1. In the Object Browser, select the Range class. Then, in the list of Members, select the Interior property.

    In the same way that the Borders property returns an object that controls the formatting of the borders of a range, the Interior property returns an object that controls the formatting of the interior of a range.

  2. In the description box, click the word Interior to jump to the Interior object.

    The list of properties includes two properties that change the interior color of a range- Color and ColorIndex. You should always use the ColorIndex property when assigning a color to a range. The ColorIndex property specifies one of the 56 colors in the Fill Color drop-down box. The color that corresponds to each number is arbitrary and has no correlation to the location of the color in the drop-down box. For example, index number for Gray-25% (the lightest gray in the palette) is 15.

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    Important 

    In principle, the Color property allows you to assign any of over 16 million color values to the interior of the range. In practice, when you assign a value to the Color property, Excel finds the ColorIndex that is the closest approximation to the color you specified. In the following section, you will learn how to change the color of a range to any arbitrary color.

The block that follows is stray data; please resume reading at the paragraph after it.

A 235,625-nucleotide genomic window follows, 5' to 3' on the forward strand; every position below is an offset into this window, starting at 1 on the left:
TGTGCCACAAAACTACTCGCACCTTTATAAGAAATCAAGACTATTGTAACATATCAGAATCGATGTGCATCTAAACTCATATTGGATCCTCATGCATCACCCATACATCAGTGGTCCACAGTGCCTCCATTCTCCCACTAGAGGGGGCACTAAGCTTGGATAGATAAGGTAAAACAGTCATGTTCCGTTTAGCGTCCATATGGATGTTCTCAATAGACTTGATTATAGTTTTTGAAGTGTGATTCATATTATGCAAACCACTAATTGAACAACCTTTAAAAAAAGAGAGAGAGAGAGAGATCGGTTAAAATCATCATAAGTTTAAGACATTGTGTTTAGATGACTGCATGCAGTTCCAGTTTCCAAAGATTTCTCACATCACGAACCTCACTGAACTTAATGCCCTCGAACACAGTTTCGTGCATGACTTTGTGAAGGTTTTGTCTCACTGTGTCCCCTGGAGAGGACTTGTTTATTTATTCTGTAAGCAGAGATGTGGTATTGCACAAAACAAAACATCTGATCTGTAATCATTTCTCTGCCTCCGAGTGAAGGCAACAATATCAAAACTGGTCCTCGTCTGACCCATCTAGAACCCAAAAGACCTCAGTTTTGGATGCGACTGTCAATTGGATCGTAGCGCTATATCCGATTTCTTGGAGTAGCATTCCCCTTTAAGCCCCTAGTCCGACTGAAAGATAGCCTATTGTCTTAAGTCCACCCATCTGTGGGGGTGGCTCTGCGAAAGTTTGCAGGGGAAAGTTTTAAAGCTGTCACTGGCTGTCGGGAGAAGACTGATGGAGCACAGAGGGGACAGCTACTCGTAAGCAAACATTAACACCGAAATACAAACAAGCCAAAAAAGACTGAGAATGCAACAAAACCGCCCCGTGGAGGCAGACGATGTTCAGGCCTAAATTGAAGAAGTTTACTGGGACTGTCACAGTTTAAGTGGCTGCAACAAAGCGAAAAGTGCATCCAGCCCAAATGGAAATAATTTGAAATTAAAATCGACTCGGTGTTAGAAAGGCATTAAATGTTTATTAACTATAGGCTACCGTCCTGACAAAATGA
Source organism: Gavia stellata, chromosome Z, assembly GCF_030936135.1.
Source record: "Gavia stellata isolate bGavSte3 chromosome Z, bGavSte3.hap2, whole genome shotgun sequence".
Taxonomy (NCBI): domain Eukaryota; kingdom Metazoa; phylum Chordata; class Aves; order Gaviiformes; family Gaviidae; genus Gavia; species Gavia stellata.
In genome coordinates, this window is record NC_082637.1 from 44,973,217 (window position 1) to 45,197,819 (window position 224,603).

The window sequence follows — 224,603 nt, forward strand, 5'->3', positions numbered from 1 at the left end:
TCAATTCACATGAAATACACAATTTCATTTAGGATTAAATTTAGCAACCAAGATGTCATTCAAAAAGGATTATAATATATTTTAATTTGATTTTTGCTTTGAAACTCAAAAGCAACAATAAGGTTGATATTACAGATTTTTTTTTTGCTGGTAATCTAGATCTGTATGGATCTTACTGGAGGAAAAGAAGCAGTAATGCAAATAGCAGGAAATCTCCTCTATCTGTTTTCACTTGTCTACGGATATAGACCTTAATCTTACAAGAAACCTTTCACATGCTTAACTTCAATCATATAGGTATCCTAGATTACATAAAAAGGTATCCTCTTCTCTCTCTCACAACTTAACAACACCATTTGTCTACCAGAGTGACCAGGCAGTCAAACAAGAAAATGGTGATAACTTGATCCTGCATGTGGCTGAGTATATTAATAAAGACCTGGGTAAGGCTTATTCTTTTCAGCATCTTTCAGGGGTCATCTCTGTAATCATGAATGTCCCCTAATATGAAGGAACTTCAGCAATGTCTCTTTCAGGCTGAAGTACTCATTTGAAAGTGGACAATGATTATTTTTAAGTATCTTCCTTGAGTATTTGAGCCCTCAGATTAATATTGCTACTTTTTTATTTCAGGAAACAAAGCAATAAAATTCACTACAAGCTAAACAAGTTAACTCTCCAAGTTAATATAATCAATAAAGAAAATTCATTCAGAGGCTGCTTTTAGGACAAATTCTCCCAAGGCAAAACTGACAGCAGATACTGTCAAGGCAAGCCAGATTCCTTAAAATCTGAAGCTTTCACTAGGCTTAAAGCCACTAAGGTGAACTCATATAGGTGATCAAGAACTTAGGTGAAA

The ColorIndex and Color properties of the Interior object correspond roughly to the SchemeColor and RGB properties of the Fill object of a graphical shape. The RGB property, however, does allow you to assign any arbitrary color to the object. You can use the Fill object and RGB property only with shapes, not with ranges.

  3. In the Immediate window, type myRange.Interior.ColorIndex = 15 and press Enter to change the background of the entire sample list to light gray.

    It will be easier to color every third row darker gray if you assign a simple counting number to a variable. You can first assign 3 to the variable, and then you can add 3 to it for each new row you want to format. The ColorIndex value for Gray-40% (the second lightest available gray) is 48.

  4. In the Immediate window, type myRow = 3 and press Enter. Then type myRange.Rows(myRow).Interior.ColorIndex = 48 and press Enter. This darkens the interior of the range in the third row of the list.

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  5. Type myRow = myRow + 3 and press Enter. Then click in the statement that assigns the dark gray and press Enter twice: once to darken the sixth row, and once to add three more to the counter. Execute those two statements two more times to darken the ninth and twelfth rows of the list.

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  6. Type Set myRange = myRange.Rows(1) and press Enter. This changes the range variable to refer only to the first row of the list. You can now change the interior of this range to dark gray. The ColorIndex value for Gray-80% is 56.